Expectations are very interesting to examine when it comes to film. Seeing a filmmaker’s name attached to a movie often gives you an idea of what you’re in for. However, whenever you see the words “Un Film De Gaspar Noé”, You have no idea what you’re getting into, but you know whatever it is, it will be insane.
Argentine-born French filmmaker Gaspar Noé is an incredibly divisive and often controversial and provocative writer and director. He is known for his incredibly explicit films that heavily feature social taboos such as graphic violence, sex and drug use. And his latest film Climax, cranks the insanity all the way up to 11.
The following review will be spoiler free.
Directed By: Gaspar Noé
Written By: Gaspar Noé
Starring: Sofia Boutella, Romain Guillermic, Claude Gajan Maull, Kiddy Smile, Giselle Palmer, Taylor Kastle, Thea Carla Schott, Lea Vlamos, Sharleen Temple, Adrien Sissoko, Mamadou Bathily, Kendall Mulger, Lakdhar Didri, Alaia Alsifir and Sarah Balala
In France in the winter of 1996, an urban dance troupe get together in an isolated, closed down boarding school in the middle of the forest for three days of rigorous rehearsal before going on tour. On the final night of rehearsal they throw a huge party and dance the night away.
The atmosphere of the party drastically changes when the Sangria they have all been drinking is discovered to be laced with LSD, causing the dancers to violently turn on each other.
Admittedly, I think the A24 trailer is really bad. I encourage you to watch the Teaser below instead.
As mentioned at the top, Gaspar Noé is no stranger to controversy. His films are definitely an acquired taste and he is very much a filmmaker whose work you will either love or hate. Noé has even cleverly worked the hatred audiences have had towards his previous films into the marketing for Climax with the film’s teaser poster pictured below. The poster also features Noé holding a cup of the spiked Sangria with a devilish smile on his face, as if daring the audience to see his film.
Climax also had an interesting production history. It took just 15 days to shoot and the overall production, from writing the script, pre-production, principal photography to post-production was reportedly all completed in the span of JUST 4 MONTHS. That. Is. Insane. This was done so quickly in order to meet the deadline for the Cannes Film Festival, which it screened as part of the Director’s Fortnight and won the International Confederation of Art Cinemas (CICAE) award.
Climax is Visually Stunning and Masterfully Directed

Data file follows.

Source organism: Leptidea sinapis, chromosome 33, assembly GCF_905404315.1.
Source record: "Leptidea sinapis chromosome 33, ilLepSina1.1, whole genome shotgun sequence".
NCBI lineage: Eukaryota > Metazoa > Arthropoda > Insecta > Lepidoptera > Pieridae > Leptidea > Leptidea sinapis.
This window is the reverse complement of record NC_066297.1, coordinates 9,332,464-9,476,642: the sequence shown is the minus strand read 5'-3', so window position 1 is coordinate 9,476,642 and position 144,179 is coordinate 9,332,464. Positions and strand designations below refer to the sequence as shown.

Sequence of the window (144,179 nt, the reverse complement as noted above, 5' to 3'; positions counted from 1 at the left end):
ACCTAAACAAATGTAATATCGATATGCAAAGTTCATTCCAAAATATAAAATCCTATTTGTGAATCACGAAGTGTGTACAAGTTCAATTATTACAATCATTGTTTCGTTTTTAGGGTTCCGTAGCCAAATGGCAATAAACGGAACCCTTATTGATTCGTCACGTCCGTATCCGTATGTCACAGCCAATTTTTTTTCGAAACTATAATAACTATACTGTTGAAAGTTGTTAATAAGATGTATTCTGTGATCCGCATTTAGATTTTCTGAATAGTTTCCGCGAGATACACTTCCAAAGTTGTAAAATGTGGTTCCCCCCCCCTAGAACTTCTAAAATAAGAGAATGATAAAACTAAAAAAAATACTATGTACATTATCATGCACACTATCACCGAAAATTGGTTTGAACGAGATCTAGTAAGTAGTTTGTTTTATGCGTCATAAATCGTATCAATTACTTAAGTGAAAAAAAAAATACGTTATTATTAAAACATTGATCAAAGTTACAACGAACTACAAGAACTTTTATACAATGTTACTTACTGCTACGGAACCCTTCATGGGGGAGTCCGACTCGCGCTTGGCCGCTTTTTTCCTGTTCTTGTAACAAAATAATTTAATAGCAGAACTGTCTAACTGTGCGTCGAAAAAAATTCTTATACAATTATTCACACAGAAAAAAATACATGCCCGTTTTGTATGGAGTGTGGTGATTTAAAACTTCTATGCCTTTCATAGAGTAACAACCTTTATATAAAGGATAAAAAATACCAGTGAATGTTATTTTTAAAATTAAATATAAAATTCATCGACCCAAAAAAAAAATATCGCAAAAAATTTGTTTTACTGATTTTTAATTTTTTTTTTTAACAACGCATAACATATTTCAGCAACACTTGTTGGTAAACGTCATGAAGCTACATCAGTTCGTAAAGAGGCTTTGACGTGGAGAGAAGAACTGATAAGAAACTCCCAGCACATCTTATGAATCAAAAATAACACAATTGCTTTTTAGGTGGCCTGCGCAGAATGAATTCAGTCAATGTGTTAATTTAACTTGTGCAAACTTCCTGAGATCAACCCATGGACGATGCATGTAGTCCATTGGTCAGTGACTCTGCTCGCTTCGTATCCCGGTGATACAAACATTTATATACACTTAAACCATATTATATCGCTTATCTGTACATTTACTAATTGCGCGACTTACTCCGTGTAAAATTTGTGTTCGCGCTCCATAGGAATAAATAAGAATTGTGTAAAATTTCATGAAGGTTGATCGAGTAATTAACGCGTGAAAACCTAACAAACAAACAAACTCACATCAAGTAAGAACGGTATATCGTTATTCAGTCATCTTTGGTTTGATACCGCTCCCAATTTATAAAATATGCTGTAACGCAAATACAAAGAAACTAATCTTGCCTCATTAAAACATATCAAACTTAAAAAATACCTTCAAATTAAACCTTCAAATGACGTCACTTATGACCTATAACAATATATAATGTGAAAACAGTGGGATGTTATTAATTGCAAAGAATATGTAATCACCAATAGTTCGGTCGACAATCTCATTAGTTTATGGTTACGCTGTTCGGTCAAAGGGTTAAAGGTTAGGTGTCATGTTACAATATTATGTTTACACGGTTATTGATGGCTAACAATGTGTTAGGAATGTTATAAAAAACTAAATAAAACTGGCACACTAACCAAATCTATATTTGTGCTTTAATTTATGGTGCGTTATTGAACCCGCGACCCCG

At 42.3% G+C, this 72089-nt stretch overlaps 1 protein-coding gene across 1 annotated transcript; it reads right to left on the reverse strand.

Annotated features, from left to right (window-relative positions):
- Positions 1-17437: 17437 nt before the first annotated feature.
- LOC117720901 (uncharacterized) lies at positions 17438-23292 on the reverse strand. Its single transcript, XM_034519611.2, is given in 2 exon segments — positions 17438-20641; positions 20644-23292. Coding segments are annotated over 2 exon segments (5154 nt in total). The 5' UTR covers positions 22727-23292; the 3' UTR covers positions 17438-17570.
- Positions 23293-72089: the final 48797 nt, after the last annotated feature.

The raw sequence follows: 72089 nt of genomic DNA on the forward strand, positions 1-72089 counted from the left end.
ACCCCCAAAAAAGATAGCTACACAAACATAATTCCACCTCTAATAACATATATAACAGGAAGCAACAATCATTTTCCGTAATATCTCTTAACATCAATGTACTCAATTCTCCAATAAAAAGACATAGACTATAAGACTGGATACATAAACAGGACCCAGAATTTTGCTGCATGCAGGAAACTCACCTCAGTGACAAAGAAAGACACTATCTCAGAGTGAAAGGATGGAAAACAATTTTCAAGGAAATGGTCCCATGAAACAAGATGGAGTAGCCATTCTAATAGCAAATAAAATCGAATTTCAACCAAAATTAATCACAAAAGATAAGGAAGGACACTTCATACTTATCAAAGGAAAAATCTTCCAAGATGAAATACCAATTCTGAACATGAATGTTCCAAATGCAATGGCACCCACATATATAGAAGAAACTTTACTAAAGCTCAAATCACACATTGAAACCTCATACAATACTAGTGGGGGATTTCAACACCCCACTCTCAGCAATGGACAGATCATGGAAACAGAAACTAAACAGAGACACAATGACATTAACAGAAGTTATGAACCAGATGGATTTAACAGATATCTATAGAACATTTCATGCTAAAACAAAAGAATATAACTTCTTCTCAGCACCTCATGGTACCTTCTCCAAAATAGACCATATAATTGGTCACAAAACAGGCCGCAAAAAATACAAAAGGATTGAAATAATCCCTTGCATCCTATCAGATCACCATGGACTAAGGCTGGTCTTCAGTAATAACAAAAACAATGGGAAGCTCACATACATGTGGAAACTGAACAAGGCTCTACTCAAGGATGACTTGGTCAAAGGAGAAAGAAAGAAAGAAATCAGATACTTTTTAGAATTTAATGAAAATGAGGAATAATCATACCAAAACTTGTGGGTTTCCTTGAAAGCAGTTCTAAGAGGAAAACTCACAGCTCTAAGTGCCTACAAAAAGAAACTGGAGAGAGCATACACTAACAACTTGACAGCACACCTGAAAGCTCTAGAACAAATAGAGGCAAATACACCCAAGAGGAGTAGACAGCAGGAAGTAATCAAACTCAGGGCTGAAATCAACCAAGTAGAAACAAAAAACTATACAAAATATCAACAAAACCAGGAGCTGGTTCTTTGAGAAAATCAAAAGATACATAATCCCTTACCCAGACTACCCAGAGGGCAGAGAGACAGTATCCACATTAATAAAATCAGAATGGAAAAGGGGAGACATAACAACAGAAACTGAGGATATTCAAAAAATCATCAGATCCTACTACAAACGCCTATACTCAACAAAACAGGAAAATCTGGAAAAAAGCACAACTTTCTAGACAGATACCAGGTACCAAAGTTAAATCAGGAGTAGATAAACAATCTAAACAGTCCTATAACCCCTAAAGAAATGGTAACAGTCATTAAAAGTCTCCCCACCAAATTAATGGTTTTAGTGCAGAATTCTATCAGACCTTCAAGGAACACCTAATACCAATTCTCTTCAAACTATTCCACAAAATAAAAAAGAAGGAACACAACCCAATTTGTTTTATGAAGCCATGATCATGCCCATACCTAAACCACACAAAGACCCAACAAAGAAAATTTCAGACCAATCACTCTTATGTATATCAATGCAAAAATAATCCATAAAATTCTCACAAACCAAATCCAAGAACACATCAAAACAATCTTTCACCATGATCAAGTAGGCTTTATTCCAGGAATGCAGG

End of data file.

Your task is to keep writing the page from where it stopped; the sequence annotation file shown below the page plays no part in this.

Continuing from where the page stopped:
If I was to give you only one reason to Climax on the big screen, it would be for Noé’s remarkable filmmaking prowess and the incredible way in which the scenes in this film are staged, shot and choreographed. The first dance number in this film (set to an instrumental version of Supernature by Cerrone) is nothing short of spectacular. It’s an unedited sequence that lasts for about 8 minutes, but it never skips a beat or loses any momentum. Watching these actors and dancers pull off these incredibly complex (and very cool) moves to the beat of this pulse-pounding techno track was a completely immersive experience.
The cinematography is stellar and puts you right in the middle of the insanity. Just like the opening number, there are a number of long, unedited tracking shots where the camera is constantly in motion. The camera floats effortlessly from one character to the next, highlighting both Noé’s precise direction and staging, Benoît Debie’s talent as a cinematographer and the cast for their execution in these scenes
These long, fluid shots are juxtaposed very nicely with a number of static, bird’s-eye view shots with many quick cuts in the next dance number, which was quite an inventive and cool method to shoot that sequence and it looked fantastic. The production design of the film is also spot on. You get a real sense of the geography of where everything is in this fluorescent light drenched old schoolhouse. The contained setting elicits a very strong sense claustrophobia and a feeling that there is no escaping the ensuing craziness.
Climax Doesn’t Know When to End A Scene
The biggest problem with Climax is that scenes go on for WAY TOO LONG!
Almost every single scene in this film feels like it was about 5 minutes too long. That bird’s-eye dance sequence mentioned earlier, although very well staged and performed, goes on for what seems like forever. There isn’t a whole lot of variation in the dance moves in this sequence than there was in the opening number either, so it got very tiresome, very quickly.